Mea culpa. I knew I was not up to a steep walk in West Launceston, let alone R. T is super fit, and for the health of her transplanted heart maintains her super fitness. We are not fit at all. Our travelling companion A walks a lot and is fitter than us. R really struggled with coming up the steep slopes of Fraser Reserve. I am not sure if it was helpful, but A pushed him up with a hand to his back. Advice to all, judge the fitness levels of your guests and if you are the guest, be clear about your fitness levels. There are times to just say no.
Nevertheless, the walk was good and we saw much.
Smoke haze from bushfire fuel reduction burning.
So many toadstools in the pine forest.
With some recovery from the walk we headed out in T's motor car to drop off off a top for T to be embroidered, no doubt football related. Sports and football is her love and job. Then to a supermarket in Youngtown that T and her sister used to own, now an IGA. Some things were bought. Eventually we arrived at City Park. By golly there are some nice buildings in Launceston.
The frame of a gasometer, that would have once produced coal gas for the citizens of Launceston. The street was under renovation.
Noice side view of whatever building.
Herbarium? Glasshouse? Hot house? I don't know. Bugger orf you young photo bomber.
Placid water with gentle water jet sprays.
Young chaps skilled at chess, belying the appalling rates of illiteracy and innumeracy in Tasmania.
The herbarium was simple and lovely.
I don't know what this is but there was also a rotunda which I thought we would get close to but we did not, so no photo.
The park is beautifully maintained.
Now, I am not sure about this at all, keeping Japanese monkeys in a small zoo. This is the breed of monkeys that bathe in hot springs in northern Japan.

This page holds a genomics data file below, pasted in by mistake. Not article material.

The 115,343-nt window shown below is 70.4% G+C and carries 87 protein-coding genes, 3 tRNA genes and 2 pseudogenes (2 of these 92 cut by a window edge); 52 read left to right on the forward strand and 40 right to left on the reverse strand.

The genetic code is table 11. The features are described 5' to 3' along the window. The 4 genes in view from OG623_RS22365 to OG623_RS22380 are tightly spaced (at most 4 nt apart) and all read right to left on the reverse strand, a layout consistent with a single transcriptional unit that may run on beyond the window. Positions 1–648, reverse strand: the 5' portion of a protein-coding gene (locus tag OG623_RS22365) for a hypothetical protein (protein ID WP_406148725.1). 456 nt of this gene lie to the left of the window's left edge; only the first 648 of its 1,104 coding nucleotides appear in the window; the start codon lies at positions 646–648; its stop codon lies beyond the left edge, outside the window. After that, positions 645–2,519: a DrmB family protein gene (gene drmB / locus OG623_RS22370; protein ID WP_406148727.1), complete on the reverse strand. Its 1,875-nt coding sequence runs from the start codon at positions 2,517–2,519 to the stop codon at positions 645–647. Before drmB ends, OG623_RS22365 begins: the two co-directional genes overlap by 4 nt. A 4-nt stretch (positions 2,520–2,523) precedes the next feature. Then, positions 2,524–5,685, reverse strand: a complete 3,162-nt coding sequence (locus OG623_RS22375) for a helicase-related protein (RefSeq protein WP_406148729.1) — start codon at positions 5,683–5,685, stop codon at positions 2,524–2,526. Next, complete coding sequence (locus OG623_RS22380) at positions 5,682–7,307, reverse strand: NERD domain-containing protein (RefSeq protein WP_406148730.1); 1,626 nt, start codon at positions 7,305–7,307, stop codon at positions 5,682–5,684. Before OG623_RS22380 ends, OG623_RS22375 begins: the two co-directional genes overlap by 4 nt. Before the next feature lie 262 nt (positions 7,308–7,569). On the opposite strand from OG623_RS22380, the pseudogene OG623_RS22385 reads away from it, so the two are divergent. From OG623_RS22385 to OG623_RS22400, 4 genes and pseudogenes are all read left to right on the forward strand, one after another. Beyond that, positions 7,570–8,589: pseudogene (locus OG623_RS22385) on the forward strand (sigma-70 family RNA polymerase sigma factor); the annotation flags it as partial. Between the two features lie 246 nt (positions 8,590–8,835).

There is a long history of animals being kept here, right back to the time of Tasmanian Tigers, that is Thylacines. I instinctively did not like the little zoo, but the monkeys in their troop seemed happy enough. It is well managed and super clean. I am not sure why my photos are so bad. I think I need a new camera. The monkeys are doing better than Tasmanian Tigers, of which the last died as politicians discussed how they could be saved, having being shot out of existance.
On the rock almost centre is a baby monkey.
Maybe this fine house was once that of the superintendent of the park.
To its credit, many industrial building are still in existence in Launceston.
The building at the entrance to City Park. Albert Hall?
Lunch was at the river front of the North Esk River. While our lunch was nice enough, the area looked very modern and cheap. While we never got to dine at Mud Bar, I am not really that sorry. I'll just say, needs work. Nevertheless, it is clearly a very popular area.
Mud, mud, glorious mud. Fine mud, ideal to be slapped on a body or face. While Launceston is many kilometres inland, the Tamar River and the first part of North Esk River are very tidal, with a three metre tide rise and fall.
T's abode is very close the dominating tower in the background. Yes, phone, tv and internet signals are strong.
Dearest Launceston, you are so nice and I do love your gorge.
A footbridge is being built across the river, but I am not sure why you would want to cross the river.
Perhaps to get to Silo Hotel, under construction. It is good that the silos are being kept and made into modern hotel accommodation.
Part 2 will be last Tassie post. The weather was perfect and we just loved Launceston.